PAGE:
“Robotic port-site and pelvic recurrences after robot-assisted laparoscopic radical hysterectomy for a stage IB1 adenocarcinoma of the cervix with negative lymph nodes.”
Sert, B. (2010).
Int J Med Robot.
BACKGROUND: Port-site metastasis (PSM) following minimally invasive surgery for gynaecological cancer has been recognized as a potential problem over the last two decades. METHODS: A 60 year-old woman with stage Ib1 adenocarcinoma of the cervix was treated with radical hysterectomy, bilateral salpingo-oophorectomy and bilateral pelvic lymph node dissection, using robot-assisted laparoscopy. RESULTS: Eighteen months after primary surgery, the patient developed a pelvic recurrence invading both the bladder mucosa and the parametrium. During the routine recurrence work-up, we found an 8 mm robotic port-site metastasis (PSM) on the abdominal computed tomography (CT) scan. CONCLUSION: This is the first case report emphasizing the risk of PSM and early pelvic recurrences in robot-assisted laparoscopic radical hysterectomy and bilateral pelvic lymph node dissection for an early-stage cervical adenocarcinoma patient with negative lymph nodes, histologically examined by immunohistochemical ultrastaging. Copyright (c) 2009 John Wiley & Sons, Ltd.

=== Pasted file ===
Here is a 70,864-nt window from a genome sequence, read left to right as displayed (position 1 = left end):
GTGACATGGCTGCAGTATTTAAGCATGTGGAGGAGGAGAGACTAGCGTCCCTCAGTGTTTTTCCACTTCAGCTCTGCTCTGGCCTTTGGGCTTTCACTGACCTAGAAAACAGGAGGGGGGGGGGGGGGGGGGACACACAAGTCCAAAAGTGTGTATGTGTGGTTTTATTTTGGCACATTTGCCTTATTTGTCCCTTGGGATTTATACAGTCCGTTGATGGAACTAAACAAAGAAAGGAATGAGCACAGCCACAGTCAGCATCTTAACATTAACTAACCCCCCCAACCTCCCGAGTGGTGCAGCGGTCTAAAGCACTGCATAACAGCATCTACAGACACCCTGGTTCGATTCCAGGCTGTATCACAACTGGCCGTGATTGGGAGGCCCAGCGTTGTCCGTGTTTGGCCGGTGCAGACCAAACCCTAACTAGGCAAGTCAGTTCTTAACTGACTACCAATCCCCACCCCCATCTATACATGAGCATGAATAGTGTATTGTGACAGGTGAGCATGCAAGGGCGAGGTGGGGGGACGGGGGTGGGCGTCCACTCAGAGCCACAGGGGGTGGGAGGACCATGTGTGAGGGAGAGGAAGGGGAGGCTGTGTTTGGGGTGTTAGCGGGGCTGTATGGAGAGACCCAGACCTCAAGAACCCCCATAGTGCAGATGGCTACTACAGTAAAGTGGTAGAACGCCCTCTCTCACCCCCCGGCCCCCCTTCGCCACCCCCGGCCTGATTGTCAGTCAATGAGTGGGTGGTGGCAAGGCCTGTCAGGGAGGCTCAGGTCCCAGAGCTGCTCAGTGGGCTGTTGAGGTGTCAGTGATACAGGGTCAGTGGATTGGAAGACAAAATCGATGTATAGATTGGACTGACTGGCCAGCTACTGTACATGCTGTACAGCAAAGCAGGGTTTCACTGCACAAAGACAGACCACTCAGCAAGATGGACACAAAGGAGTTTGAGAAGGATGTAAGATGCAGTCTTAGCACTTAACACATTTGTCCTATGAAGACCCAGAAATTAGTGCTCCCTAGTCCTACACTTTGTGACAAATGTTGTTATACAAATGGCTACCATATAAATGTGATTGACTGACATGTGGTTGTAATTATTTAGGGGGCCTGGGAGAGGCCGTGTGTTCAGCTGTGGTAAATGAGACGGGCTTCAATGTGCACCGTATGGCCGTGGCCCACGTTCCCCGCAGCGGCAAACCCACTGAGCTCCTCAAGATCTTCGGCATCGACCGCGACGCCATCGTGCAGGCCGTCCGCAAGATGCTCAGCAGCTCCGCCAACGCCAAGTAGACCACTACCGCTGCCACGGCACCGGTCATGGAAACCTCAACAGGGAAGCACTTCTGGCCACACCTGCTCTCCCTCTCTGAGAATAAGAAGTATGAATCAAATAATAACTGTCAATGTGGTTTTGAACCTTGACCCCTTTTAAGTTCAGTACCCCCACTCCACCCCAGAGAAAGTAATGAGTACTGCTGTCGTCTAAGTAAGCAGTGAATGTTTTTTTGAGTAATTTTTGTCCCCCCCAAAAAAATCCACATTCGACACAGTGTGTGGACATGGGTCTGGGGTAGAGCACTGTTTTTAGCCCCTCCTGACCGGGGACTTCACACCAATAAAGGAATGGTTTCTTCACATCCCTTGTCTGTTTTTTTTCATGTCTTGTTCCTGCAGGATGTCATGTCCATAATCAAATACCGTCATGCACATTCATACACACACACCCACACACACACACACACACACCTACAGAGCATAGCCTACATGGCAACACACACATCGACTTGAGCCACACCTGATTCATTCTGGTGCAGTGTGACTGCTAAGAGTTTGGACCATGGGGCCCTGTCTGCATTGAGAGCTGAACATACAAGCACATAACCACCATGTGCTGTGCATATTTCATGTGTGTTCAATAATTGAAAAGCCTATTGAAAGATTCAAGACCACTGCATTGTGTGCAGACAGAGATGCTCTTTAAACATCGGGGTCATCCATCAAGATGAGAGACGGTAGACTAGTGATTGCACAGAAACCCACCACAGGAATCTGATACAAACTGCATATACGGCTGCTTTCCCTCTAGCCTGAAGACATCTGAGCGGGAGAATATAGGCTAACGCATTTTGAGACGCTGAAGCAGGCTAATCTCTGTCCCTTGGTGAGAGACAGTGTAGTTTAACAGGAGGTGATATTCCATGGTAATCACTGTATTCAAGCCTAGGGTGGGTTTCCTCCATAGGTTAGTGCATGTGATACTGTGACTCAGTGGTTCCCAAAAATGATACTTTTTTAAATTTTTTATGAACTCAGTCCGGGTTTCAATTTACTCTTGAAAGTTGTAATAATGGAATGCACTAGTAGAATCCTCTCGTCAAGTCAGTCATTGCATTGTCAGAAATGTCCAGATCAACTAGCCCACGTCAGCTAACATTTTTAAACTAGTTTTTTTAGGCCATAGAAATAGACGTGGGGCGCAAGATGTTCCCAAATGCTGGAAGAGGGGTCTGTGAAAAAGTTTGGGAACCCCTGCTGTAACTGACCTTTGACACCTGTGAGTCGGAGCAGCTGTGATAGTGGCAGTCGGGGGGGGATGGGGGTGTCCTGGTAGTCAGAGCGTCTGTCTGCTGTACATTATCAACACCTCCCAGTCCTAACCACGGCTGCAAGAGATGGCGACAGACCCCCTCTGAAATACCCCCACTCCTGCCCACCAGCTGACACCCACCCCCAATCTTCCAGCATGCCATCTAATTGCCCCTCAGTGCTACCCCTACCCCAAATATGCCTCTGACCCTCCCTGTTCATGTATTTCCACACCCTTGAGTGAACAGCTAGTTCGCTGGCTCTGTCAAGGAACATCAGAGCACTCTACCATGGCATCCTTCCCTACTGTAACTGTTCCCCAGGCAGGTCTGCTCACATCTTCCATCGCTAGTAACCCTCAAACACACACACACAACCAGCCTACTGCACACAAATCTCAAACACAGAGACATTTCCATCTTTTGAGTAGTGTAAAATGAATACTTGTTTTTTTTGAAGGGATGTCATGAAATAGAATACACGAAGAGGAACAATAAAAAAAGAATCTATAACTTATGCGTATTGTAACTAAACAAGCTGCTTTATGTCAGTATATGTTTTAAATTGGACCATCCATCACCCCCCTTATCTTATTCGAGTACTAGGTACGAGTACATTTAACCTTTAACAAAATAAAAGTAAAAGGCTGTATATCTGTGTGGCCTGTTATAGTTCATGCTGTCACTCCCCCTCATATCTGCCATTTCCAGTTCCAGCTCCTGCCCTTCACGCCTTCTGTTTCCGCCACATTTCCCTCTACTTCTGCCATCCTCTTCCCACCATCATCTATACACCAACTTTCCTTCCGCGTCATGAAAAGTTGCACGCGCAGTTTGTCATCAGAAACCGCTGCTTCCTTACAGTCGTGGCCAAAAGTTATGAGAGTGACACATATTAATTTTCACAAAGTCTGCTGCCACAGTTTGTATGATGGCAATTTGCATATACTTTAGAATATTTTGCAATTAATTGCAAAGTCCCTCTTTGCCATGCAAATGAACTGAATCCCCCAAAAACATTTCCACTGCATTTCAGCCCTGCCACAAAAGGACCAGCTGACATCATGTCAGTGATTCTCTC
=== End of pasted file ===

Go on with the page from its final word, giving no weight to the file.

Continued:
“ACOG technology assessment No. 6: Robot-assisted surgery.” (2009).
Obstetrics and Gynecology 114(5): 1153-1155.
The field of robotic surgery is developing rapidly, but experience with this technology is currently limited. In response to increasing interest in robotics technology, the Committee on Gynecologic Practice’s Technology Assessment was developed to describe the robotic surgical system, potential advantages and disadvantages, gynecologic applications, and the current state of the evidence. Randomized trials comparing robot-assisted surgery with traditional laparoscopic, vaginal, or abdominal surgery are needed to evaluate long-term clinical outcomes and cost-effectiveness, as well as to identify the best applications of this technology. Copyright © November 2009 by the American College of Obstetricians and Gynecologists. All rights reserved.